NEW laws are being proposed to allow Singapore doctors to transplant the liver and corneas - not only the kidneys - of people who die.
To increase the pool of organ donors and help save more lives, the changes will cover everyone who dies and not accident victims only.
The need to expand the scope of the 15-year-old Human Organ Transplant Act is prompted mainly by the long waiting list for such organs as well as the medical advances that have been made so far, Minister of State (Health) Balaji Sadasivan said on Monday.
Doctors say that the critical shortage of organs means that some people die every year while awaiting a transplant operation.
With the proposed changes, almost 50 more people suffering from liver and kidney failure could be saved each year from an estimated 12 more donors.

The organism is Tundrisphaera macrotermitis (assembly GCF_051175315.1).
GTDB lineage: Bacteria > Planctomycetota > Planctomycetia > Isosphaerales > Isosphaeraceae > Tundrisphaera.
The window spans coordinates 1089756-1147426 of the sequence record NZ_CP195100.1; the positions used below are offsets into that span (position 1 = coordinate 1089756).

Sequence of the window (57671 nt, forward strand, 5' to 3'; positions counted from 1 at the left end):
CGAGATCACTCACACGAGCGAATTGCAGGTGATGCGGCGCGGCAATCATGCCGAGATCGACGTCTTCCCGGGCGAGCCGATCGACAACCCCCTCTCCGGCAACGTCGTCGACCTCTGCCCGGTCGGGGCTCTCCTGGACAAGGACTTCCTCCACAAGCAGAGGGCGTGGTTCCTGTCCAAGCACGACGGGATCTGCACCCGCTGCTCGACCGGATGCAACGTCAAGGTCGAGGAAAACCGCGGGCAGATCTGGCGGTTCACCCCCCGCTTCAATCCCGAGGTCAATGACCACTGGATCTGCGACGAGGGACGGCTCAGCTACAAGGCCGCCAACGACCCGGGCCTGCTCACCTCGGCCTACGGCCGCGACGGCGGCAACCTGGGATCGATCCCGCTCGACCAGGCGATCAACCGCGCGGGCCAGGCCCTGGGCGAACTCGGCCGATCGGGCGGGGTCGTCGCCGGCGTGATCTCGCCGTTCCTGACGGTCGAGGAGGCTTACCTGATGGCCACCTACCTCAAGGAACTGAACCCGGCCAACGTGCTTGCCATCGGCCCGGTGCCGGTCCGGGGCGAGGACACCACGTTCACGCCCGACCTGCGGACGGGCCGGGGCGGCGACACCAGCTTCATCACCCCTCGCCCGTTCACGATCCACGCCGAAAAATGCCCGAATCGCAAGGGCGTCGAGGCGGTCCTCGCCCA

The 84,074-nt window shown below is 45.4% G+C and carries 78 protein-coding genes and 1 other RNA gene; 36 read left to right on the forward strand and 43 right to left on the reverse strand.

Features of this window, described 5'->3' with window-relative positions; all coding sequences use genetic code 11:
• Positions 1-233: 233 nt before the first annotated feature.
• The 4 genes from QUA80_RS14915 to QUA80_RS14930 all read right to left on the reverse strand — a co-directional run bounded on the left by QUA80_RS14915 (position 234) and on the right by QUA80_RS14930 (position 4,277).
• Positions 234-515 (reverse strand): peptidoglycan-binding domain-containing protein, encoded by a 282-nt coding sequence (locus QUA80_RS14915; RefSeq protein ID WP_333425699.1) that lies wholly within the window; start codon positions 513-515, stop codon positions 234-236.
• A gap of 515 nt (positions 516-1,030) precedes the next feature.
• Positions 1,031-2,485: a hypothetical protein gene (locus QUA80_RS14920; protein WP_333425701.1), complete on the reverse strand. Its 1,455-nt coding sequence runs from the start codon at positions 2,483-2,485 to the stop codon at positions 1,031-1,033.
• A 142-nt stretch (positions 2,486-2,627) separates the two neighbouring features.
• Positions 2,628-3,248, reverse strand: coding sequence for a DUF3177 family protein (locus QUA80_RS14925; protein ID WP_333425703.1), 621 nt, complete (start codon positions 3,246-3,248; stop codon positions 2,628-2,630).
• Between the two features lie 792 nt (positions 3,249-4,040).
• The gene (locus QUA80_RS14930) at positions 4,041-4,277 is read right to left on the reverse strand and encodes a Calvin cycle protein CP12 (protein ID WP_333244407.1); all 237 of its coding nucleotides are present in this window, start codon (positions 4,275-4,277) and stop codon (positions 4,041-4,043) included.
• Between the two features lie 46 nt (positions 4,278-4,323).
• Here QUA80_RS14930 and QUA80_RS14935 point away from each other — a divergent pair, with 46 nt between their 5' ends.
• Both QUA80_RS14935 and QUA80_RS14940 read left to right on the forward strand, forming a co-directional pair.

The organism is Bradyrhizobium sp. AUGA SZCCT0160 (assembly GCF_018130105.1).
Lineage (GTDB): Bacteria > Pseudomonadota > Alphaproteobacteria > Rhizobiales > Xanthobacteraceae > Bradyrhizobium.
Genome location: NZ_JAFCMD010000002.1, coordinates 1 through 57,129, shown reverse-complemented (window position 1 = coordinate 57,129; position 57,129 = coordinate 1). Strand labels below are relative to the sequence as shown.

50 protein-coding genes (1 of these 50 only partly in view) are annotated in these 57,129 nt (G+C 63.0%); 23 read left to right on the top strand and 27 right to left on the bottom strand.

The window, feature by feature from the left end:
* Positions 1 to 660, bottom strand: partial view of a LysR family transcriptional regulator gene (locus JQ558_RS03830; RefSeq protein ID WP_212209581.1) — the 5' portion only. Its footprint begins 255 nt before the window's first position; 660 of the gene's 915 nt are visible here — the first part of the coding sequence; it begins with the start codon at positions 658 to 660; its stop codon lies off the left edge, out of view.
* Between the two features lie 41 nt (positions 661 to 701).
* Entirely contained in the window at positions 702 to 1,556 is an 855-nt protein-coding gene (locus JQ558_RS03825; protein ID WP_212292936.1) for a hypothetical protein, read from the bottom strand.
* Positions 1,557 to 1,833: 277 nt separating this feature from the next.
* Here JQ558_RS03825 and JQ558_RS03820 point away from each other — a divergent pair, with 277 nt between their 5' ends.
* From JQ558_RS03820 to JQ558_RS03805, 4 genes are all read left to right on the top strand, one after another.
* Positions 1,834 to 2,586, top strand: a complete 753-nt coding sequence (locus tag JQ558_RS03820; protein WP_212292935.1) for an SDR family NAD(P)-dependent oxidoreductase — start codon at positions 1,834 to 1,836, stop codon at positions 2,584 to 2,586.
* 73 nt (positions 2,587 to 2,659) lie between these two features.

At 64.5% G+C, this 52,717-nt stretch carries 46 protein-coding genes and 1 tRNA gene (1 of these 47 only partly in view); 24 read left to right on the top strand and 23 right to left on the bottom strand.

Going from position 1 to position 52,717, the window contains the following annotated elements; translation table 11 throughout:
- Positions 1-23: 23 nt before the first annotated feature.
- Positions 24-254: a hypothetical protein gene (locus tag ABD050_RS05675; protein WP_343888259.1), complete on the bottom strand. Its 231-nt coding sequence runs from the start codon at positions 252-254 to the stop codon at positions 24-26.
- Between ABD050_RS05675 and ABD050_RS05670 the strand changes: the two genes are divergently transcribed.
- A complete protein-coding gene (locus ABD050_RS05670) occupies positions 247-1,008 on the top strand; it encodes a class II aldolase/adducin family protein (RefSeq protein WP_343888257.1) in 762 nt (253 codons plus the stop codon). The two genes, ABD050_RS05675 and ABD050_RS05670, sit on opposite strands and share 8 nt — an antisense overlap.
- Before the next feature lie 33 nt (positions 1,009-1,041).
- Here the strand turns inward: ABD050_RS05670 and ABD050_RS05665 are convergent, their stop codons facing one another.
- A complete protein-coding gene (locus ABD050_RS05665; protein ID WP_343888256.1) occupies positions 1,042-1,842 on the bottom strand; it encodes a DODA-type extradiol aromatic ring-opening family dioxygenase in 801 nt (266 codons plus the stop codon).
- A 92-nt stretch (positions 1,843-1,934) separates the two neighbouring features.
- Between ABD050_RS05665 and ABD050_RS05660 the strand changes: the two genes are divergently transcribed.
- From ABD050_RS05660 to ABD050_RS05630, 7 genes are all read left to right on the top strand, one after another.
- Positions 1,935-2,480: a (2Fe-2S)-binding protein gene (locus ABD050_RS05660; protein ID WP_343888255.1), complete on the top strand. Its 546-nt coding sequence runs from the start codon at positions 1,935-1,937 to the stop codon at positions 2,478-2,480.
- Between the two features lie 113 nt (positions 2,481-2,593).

But, sensitive to possible objections, the Government will adopt a cautious approach, seeking feedback from the public as well as consulting religious and medical groups.
The Health Ministry's director of medical services, Prof Tan Chorh Chuan said: “When you have a proposal that's too wide-ranging, people may reject it as out of hand. We're trying to have a balanced approach which meets the needs of the most needy patients.”
A series of forums will be held to discuss the proposals which, doctors said, could help ease the shortage.
For example, almost 700 people were on the list for a kidney transplant last year, and five died waiting.
For liver transplants, 22 found donors but 11 died waiting.
The recommendations to change the Act will be presented to the Government later this year.
The Act currently requires people to opt out if they do not want their organs removed after death, except for the Muslims who, because of religious reasons, are allowed to opt in. – The Straits Times/Asia News Network
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